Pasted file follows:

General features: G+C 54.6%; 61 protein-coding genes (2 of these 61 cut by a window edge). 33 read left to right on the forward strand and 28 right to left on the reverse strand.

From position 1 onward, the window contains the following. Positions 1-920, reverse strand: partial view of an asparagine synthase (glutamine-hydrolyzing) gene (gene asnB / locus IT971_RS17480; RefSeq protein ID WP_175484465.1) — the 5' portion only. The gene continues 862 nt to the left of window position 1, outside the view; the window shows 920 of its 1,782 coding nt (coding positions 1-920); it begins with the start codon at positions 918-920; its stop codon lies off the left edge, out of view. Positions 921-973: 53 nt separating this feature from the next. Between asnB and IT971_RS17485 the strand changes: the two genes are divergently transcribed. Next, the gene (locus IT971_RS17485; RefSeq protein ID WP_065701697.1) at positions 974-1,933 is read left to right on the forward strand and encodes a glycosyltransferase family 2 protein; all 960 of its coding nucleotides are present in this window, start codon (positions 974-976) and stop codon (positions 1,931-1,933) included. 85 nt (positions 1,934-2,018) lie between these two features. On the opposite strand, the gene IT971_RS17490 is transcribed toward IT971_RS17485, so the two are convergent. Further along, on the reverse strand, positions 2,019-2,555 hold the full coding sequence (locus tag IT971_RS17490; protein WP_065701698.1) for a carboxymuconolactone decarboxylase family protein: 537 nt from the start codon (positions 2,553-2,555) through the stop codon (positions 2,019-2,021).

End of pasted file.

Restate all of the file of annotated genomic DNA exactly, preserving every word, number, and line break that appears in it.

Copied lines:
General features: G+C 54.6%; 61 protein-coding genes (2 of these 61 cut by a window edge). 33 read left to right on the forward strand and 28 right to left on the reverse strand.

From position 1 onward, the window contains the following. Positions 1-920, reverse strand: partial view of an asparagine synthase (glutamine-hydrolyzing) gene (gene asnB / locus IT971_RS17480; RefSeq protein ID WP_175484465.1) — the 5' portion only. The gene continues 862 nt to the left of window position 1, outside the view; the window shows 920 of its 1,782 coding nt (coding positions 1-920); it begins with the start codon at positions 918-920; its stop codon lies off the left edge, out of view. Positions 921-973: 53 nt separating this feature from the next. Between asnB and IT971_RS17485 the strand changes: the two genes are divergently transcribed. Next, the gene (locus IT971_RS17485; RefSeq protein ID WP_065701697.1) at positions 974-1,933 is read left to right on the forward strand and encodes a glycosyltransferase family 2 protein; all 960 of its coding nucleotides are present in this window, start codon (positions 974-976) and stop codon (positions 1,931-1,933) included. 85 nt (positions 1,934-2,018) lie between these two features. On the opposite strand, the gene IT971_RS17490 is transcribed toward IT971_RS17485, so the two are convergent. Further along, on the reverse strand, positions 2,019-2,555 hold the full coding sequence (locus tag IT971_RS17490; protein WP_065701698.1) for a carboxymuconolactone decarboxylase family protein: 537 nt from the start codon (positions 2,553-2,555) through the stop codon (positions 2,019-2,021).